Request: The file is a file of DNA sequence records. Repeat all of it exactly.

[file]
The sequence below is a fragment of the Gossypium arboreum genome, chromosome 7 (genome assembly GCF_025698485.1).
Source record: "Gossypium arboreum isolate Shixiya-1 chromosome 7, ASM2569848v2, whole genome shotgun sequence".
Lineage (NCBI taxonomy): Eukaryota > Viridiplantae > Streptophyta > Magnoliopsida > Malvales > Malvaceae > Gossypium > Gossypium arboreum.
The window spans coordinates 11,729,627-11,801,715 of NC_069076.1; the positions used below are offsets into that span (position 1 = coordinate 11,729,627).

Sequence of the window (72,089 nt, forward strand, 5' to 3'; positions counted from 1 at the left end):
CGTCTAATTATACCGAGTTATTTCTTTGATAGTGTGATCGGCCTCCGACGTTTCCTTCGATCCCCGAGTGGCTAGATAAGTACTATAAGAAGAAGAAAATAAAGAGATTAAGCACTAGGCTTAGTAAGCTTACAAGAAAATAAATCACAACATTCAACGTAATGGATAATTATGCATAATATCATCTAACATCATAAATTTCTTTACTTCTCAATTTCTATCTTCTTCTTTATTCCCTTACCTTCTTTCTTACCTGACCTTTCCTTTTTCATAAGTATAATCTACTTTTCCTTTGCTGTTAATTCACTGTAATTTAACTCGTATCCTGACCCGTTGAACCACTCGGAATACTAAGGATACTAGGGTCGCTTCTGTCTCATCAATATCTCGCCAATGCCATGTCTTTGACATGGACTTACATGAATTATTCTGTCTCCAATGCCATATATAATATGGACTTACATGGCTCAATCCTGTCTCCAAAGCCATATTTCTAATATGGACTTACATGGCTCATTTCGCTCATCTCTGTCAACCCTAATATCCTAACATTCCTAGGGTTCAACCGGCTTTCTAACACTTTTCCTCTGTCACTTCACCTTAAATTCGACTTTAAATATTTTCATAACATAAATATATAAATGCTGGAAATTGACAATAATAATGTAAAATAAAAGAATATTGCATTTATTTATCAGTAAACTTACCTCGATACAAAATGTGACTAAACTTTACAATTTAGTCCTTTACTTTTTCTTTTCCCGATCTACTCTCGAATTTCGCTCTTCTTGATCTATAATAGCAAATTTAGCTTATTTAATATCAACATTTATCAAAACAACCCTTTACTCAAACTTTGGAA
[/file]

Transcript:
The sequence below is a fragment of the Gossypium arboreum genome, chromosome 7 (genome assembly GCF_025698485.1).
Source record: "Gossypium arboreum isolate Shixiya-1 chromosome 7, ASM2569848v2, whole genome shotgun sequence".
Lineage (NCBI taxonomy): Eukaryota > Viridiplantae > Streptophyta > Magnoliopsida > Malvales > Malvaceae > Gossypium > Gossypium arboreum.
The window spans coordinates 11,729,627-11,801,715 of NC_069076.1; the positions used below are offsets into that span (position 1 = coordinate 11,729,627).

Sequence of the window (72,089 nt, forward strand, 5' to 3'; positions counted from 1 at the left end):
CGTCTAATTATACCGAGTTATTTCTTTGATAGTGTGATCGGCCTCCGACGTTTCCTTCGATCCCCGAGTGGCTAGATAAGTACTATAAGAAGAAGAAAATAAAGAGATTAAGCACTAGGCTTAGTAAGCTTACAAGAAAATAAATCACAACATTCAACGTAATGGATAATTATGCATAATATCATCTAACATCATAAATTTCTTTACTTCTCAATTTCTATCTTCTTCTTTATTCCCTTACCTTCTTTCTTACCTGACCTTTCCTTTTTCATAAGTATAATCTACTTTTCCTTTGCTGTTAATTCACTGTAATTTAACTCGTATCCTGACCCGTTGAACCACTCGGAATACTAAGGATACTAGGGTCGCTTCTGTCTCATCAATATCTCGCCAATGCCATGTCTTTGACATGGACTTACATGAATTATTCTGTCTCCAATGCCATATATAATATGGACTTACATGGCTCAATCCTGTCTCCAAAGCCATATTTCTAATATGGACTTACATGGCTCATTTCGCTCATCTCTGTCAACCCTAATATCCTAACATTCCTAGGGTTCAACCGGCTTTCTAACACTTTTCCTCTGTCACTTCACCTTAAATTCGACTTTAAATATTTTCATAACATAAATATATAAATGCTGGAAATTGACAATAATAATGTAAAATAAAAGAATATTGCATTTATTTATCAGTAAACTTACCTCGATACAAAATGTGACTAAACTTTACAATTTAGTCCTTTACTTTTTCTTTTCCCGATCTACTCTCGAATTTCGCTCTTCTTGATCTATAATAGCAAATTTAGCTTATTTAATATCAACATTTATCAAAACAACCCTTTACTCAAACTTTGGAA